Keep it simple at first so start with these leg, core, and ab exercises above. Really focus on developing and improving all of the core muscles over time. It’s more about stamina than strength. This will help you better maneuver yourself on top of the motorcycle for longer periods of time. There are many more leg, core, and ab exercise routines on line so do some research and get that lower body solid so you can stay light on the bars.
3. More Strength in Upper Back/Arms/Shoulders
Now that we’ve gotten you light on the bars and you’ve got a sense for developing a strong core it’s time to focus on what the upper body delivers to your motorcycle experience so you can focus on those areas.
Where as the core muscles control the body, these three muscle groups control the actual motorcycle. A dirt bike weighs 150-250 pounds and a Harley Davidson motorcycle weighs anywhere from 500-1000 pounds. Getting these areas in check will help you do so and in harmony with the core and abs will keep you moving all day long.
Upper Back: Pullups | Seated Row
Arms: Wrist Extensions | Pullups
Shoulders: Shoulder Presses | Lateral Raise
These workouts above will help to control you and the motorcycle under a load from heavy braking, accelerating, or cornering. The key is to align the strength of your upper body with the core for bike handling. Next we will get into taking this alignment and making it even more maneuverable through added mobility.
4. Build Endurance
This topic has a lot to do with safety. Listen up. In a lot of competitive extreme sports, like snowboarding, skateboarding, motocross riding, road racing, etc… on a practice day you should “never have a last run”. You never call or deem a particular session as the last session. You are tired and knowing it is the last run could result in pushing yourself. This is when the majority of accidents happen. You are fatigued, tired, and at the same time, pushing yourself.
Now, if you are taking a motorcycle road trip maybe you aren’t competitively racing your motorcycle, but the same principle applies. The last couple hours of a long day is when the majority of accidents happen. Knowing when your stamina, therefore your strength, balance, and reflexes are toast, is a self awareness that you want to learn. To combat fatigue and increase stamina it’s important to incorporate some endurance focused routines into your workouts.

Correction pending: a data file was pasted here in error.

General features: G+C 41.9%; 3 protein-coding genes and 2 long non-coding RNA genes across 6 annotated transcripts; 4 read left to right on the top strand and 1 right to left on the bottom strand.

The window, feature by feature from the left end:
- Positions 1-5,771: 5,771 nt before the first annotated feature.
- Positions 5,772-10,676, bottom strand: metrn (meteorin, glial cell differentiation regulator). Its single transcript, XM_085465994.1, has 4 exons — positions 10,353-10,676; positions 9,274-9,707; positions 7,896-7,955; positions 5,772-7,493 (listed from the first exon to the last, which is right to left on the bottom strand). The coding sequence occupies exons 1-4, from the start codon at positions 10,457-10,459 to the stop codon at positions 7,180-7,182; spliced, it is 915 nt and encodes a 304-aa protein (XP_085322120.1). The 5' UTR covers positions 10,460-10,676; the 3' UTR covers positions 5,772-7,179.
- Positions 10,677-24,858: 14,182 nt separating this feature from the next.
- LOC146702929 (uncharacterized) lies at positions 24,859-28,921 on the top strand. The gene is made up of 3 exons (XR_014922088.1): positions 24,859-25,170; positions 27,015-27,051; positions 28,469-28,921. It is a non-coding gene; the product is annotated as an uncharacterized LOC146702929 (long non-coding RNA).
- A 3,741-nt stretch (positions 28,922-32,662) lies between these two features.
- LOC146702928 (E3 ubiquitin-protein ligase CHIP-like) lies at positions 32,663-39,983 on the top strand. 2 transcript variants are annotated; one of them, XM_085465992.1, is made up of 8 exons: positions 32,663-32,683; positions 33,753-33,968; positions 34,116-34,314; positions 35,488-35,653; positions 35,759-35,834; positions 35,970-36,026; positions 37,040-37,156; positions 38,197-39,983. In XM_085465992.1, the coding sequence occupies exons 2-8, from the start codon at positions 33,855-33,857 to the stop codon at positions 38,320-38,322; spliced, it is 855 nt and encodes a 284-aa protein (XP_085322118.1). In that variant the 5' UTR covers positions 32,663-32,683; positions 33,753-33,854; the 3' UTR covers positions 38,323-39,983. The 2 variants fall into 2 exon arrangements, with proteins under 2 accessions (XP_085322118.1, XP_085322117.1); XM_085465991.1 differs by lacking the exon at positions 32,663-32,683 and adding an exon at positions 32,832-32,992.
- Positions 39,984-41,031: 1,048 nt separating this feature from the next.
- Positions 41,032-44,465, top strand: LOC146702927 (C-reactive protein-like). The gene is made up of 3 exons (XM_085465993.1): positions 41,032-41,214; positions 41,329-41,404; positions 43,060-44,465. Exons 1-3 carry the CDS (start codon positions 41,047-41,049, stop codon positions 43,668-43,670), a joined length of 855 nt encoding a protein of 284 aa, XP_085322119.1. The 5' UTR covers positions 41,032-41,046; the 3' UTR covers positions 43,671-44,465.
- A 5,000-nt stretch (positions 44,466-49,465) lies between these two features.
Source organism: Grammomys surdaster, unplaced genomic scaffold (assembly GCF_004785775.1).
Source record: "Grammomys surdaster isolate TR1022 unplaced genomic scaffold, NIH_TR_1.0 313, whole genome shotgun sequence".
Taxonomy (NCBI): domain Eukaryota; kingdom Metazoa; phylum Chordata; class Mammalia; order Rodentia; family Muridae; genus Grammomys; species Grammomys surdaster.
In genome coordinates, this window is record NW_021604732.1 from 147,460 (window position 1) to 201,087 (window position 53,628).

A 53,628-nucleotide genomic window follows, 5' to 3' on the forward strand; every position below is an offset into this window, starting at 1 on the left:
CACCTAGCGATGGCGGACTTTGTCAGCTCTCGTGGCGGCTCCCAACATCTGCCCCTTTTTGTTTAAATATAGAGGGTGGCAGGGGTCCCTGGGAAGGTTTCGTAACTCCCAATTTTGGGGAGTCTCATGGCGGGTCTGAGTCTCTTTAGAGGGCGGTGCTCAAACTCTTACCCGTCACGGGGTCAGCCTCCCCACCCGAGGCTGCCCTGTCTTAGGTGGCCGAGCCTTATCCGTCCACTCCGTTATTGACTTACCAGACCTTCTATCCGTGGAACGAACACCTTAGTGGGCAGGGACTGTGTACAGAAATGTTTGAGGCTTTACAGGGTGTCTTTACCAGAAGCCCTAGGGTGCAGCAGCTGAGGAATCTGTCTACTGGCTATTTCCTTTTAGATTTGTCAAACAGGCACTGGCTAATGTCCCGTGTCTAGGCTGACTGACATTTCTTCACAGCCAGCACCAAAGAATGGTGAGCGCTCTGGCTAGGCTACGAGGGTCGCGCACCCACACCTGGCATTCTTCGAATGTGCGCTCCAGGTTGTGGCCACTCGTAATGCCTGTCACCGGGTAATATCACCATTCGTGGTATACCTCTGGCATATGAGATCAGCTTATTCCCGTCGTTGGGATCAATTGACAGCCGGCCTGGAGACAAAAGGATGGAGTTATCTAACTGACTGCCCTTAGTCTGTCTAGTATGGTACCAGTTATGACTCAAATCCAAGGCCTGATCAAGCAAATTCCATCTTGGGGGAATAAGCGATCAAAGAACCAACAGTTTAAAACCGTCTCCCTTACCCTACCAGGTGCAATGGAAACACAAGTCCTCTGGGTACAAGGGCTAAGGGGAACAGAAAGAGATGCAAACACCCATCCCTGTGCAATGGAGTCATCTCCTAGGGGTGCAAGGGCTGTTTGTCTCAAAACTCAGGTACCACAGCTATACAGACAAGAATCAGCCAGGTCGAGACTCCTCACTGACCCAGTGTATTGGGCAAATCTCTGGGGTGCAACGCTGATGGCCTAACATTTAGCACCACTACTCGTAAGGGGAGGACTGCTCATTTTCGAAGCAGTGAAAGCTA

One of the top ways that motorcyclists train to build endurance, as stated in tip no. 1, is to ride bicycles. Mountain bikes or road bikes, doesn’t particularly matter. There’s a few reasons for this. The muscles that are trained while riding bicycles hard are largely the same or very similar to the muscles utilized when riding motorcycle. It’s a lot of core, balance, legs, arms, and shoulders. It’s also more gentle on the body than some other forms of endurance/strength training like cross fit or running.
Another endurance exercise used by motorcyclists is the stair climber. Like cycling, it is gentler on the knees and ankles than running. Riding motorcycles hard is tough enough on the leg joints. No use wearing them out while training.
Looking through these exercises listed above you might notice a few that you need to incorporate more into whatever routine you have. If you have no current routine that’s ok too. Just remember to start slow to avoid injury. Another great exercise discipline to incorporate with your motorcycle training to avoid injury is stretching.
One of the most overlooked parts of working out and exercise is full range of motion through stretching. Stretching is the best way to keep mobility and agility in the areas of your body that are being worked when you ride a motorcycle. You maintain a relatively static posture on your motorcycle road trip. This posture places stress on your back, shoulders, and hips, which can cause your body to get worn out without you really even noticing. Stretching is a way to counteract these static postures.
It’s important to stretch the shoulders, back, and hips before and after a ride to make sure you maintain mobility and give your muscles a chance to go the other way. This also helps with muscle stability and allows you to apply the strength that you’ve developed from doing the preceding workout routines. The top guys in competitive motorcycle racing usually do some form of yoga or pilates.
We’ve picked our favorite stretch poses for you to try out. Perform these before and after a long ride. Most importantly, listen to your body during your stretch routine. Be mindful of how it’s feeling and where the pain spots are. Work on and breathe into those areas when doing stretches. Consistency is also key. We recommend daily stretching to keep the muscles and tendons loose and strong. See below for our recommendations.